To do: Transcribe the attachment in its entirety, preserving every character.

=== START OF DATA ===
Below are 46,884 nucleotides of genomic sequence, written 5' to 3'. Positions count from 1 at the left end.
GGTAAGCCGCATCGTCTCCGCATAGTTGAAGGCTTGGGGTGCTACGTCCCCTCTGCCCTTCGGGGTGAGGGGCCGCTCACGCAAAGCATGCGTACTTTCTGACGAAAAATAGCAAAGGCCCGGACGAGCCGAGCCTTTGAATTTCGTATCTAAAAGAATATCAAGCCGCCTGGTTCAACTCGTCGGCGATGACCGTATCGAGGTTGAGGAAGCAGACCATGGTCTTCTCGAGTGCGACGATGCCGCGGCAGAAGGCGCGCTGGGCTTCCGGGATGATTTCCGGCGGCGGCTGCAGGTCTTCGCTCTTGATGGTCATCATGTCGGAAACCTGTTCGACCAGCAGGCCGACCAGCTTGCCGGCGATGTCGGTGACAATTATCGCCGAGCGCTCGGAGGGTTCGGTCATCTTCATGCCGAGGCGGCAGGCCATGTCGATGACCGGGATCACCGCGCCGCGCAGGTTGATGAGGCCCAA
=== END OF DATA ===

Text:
Below are 46,884 nucleotides of genomic sequence, written 5' to 3'. Positions count from 1 at the left end.
GGTAAGCCGCATCGTCTCCGCATAGTTGAAGGCTTGGGGTGCTACGTCCCCTCTGCCCTTCGGGGTGAGGGGCCGCTCACGCAAAGCATGCGTACTTTCTGACGAAAAATAGCAAAGGCCCGGACGAGCCGAGCCTTTGAATTTCGTATCTAAAAGAATATCAAGCCGCCTGGTTCAACTCGTCGGCGATGACCGTATCGAGGTTGAGGAAGCAGACCATGGTCTTCTCGAGTGCGACGATGCCGCGGCAGAAGGCGCGCTGGGCTTCCGGGATGATTTCCGGCGGCGGCTGCAGGTCTTCGCTCTTGATGGTCATCATGTCGGAAACCTGTTCGACCAGCAGGCCGACCAGCTTGCCGGCGATGTCGGTGACAATTATCGCCGAGCGCTCGGAGGGTTCGGTCATCTTCATGCCGAGGCGGCAGGCCATGTCGATGACCGGGATCACCGCGCCGCGCAGGTTGATGAGGCCCAA